The CEC is one of the law school’s transactional legal clinics and prepares students for corporate and transactional practice in all sectors, including the private and nonprofit sectors. The CEC’s mission is to promote economic, racial, and social justice and community and economic development in Detroit and other disinvested urban areas of the region. The clinic supports vibrant, diverse, and sustainable communities by providing transactional legal assistance to neighborhood-based small businesses, nonprofit organizations, community-based organizations, and social enterprises. Student attorneys interact with clients, normally represent multiple clients, and assume primary responsibility for all matters affecting their clients under close faculty supervision.
The CEC works with both start-up and established clients primarily in these areas:
* Entity formation, structuring, and governance
* Drafting, negotiating, and reviewing contracts and other agreements
* Tax
* Intellectual property
* Regulatory compliance
* Real estate and land use
* Employment
* Risk management
Student attorneys gain practical lawyering experience in the CEC. Student attorneys interview and counsel clients; develop and plan client strategy; draft legal documents, memos, and correspondence; manage relationships with clients, counterparties, co-counsel, and colleagues; identify legal issues, research them, and evaluate different alternatives; negotiate agreements; and implement client decisions. Student attorneys assess their own work and receive detailed feedback from CEC faculty in weekly meetings. The weekly seminar is a time for discussion of lawyering and client issues, including issues facing under-resourced communities in the Detroit metropolitan area and nationally, and the role race and racism have played in creating and continuing the adverse conditions in these communities and the processes of community and economic development in these urban areas.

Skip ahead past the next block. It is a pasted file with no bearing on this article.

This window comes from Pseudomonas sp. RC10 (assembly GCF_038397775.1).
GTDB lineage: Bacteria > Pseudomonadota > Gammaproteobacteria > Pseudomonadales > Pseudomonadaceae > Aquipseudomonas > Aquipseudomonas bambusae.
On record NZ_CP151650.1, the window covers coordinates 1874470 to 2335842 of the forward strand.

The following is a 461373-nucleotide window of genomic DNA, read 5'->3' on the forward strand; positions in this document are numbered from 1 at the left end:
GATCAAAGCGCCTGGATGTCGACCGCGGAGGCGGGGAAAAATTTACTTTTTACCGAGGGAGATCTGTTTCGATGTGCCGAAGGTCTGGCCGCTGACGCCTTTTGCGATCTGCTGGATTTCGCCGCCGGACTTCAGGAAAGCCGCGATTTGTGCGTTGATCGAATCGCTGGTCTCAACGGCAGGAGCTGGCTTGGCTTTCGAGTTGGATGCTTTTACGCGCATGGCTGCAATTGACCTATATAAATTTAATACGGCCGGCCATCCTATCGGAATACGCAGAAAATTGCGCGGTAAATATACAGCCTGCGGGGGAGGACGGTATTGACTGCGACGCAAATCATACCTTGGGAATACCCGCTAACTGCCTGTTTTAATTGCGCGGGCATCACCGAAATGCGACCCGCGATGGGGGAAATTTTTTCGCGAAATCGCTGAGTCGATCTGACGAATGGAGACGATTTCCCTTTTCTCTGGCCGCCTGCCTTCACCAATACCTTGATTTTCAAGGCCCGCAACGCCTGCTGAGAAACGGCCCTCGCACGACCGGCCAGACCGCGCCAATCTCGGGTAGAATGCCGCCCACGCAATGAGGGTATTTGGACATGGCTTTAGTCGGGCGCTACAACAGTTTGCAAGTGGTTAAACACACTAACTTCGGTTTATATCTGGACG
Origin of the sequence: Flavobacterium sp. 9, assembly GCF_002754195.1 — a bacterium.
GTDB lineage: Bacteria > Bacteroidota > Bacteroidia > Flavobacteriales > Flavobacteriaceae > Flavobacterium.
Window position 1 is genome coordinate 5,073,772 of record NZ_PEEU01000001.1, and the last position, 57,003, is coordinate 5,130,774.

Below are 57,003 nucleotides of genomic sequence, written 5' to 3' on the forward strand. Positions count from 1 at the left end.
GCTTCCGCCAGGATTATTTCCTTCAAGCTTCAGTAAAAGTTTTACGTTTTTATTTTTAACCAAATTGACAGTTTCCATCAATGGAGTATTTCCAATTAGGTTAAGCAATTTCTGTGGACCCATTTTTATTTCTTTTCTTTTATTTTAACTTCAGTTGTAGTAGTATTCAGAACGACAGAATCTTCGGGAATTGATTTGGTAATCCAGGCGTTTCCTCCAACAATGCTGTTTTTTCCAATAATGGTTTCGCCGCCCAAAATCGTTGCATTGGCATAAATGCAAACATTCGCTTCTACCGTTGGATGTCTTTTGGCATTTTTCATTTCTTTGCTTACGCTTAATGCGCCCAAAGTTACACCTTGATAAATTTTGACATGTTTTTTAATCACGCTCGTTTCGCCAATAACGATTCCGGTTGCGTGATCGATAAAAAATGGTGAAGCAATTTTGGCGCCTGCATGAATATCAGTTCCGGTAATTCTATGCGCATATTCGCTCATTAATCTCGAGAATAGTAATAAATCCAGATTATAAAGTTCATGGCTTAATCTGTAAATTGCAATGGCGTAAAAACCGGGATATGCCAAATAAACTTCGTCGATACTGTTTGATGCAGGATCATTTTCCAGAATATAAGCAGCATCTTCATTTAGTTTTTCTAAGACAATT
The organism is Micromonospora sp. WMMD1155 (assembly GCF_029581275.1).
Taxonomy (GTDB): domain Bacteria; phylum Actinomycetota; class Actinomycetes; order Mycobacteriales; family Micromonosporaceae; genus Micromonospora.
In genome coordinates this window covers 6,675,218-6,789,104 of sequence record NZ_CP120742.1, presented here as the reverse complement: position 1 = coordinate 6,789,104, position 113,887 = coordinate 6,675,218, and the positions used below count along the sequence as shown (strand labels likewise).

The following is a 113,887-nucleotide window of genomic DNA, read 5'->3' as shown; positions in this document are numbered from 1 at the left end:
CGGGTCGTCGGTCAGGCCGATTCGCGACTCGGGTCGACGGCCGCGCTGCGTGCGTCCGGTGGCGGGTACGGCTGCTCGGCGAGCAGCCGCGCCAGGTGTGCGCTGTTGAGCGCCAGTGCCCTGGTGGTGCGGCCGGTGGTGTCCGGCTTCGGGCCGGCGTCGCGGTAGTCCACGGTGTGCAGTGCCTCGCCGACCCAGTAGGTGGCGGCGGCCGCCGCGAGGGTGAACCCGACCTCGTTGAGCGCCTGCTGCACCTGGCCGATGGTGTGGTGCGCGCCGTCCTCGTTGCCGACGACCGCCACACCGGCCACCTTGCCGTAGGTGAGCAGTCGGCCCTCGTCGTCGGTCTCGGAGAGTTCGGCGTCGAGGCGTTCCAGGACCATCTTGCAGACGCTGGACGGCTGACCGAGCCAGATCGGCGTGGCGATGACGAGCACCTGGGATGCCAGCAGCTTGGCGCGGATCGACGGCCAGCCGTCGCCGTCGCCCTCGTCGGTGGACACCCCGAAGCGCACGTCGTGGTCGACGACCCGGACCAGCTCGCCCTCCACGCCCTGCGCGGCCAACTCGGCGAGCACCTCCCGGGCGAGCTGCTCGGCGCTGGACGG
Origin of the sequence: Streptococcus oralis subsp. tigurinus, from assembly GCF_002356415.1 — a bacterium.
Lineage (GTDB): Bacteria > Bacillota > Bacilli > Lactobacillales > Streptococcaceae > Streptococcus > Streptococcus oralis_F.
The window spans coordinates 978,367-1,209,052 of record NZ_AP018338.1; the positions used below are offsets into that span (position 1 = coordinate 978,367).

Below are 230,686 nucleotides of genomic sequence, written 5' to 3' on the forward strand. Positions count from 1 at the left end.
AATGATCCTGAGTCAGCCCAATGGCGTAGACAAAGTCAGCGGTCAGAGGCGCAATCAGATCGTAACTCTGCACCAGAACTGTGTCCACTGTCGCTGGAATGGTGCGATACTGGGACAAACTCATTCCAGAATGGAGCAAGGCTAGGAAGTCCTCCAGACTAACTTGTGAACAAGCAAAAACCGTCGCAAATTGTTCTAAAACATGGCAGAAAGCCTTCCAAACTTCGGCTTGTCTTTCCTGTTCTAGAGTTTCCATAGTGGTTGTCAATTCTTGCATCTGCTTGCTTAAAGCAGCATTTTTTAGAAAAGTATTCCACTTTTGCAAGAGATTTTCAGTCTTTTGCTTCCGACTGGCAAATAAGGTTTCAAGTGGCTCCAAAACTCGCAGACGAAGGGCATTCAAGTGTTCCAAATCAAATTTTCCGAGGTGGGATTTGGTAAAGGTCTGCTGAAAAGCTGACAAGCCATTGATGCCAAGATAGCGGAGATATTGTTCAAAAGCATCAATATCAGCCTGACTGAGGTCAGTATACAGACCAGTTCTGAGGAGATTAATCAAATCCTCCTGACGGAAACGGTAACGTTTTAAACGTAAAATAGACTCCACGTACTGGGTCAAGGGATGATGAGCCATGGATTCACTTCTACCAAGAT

The CEC prepares students for careers in corporate, government, or public interest practice. There are no formal prerequisites. Knowledge of business law, including the substantive law of enterprise organizations, tax, nonprofit, land use, intellectual property and employment is not necessary, but may be helpful.
Students receive seven credits for the Clinic: three for the seminar and four for the client work. Each component is graded separately. The CEC meets the New York Pro Bono requirement.
The Clinic seminar fulfills the Law School’s professional responsibility requirement for graduation, but does not fulfill the New York State Bar ethics requirement.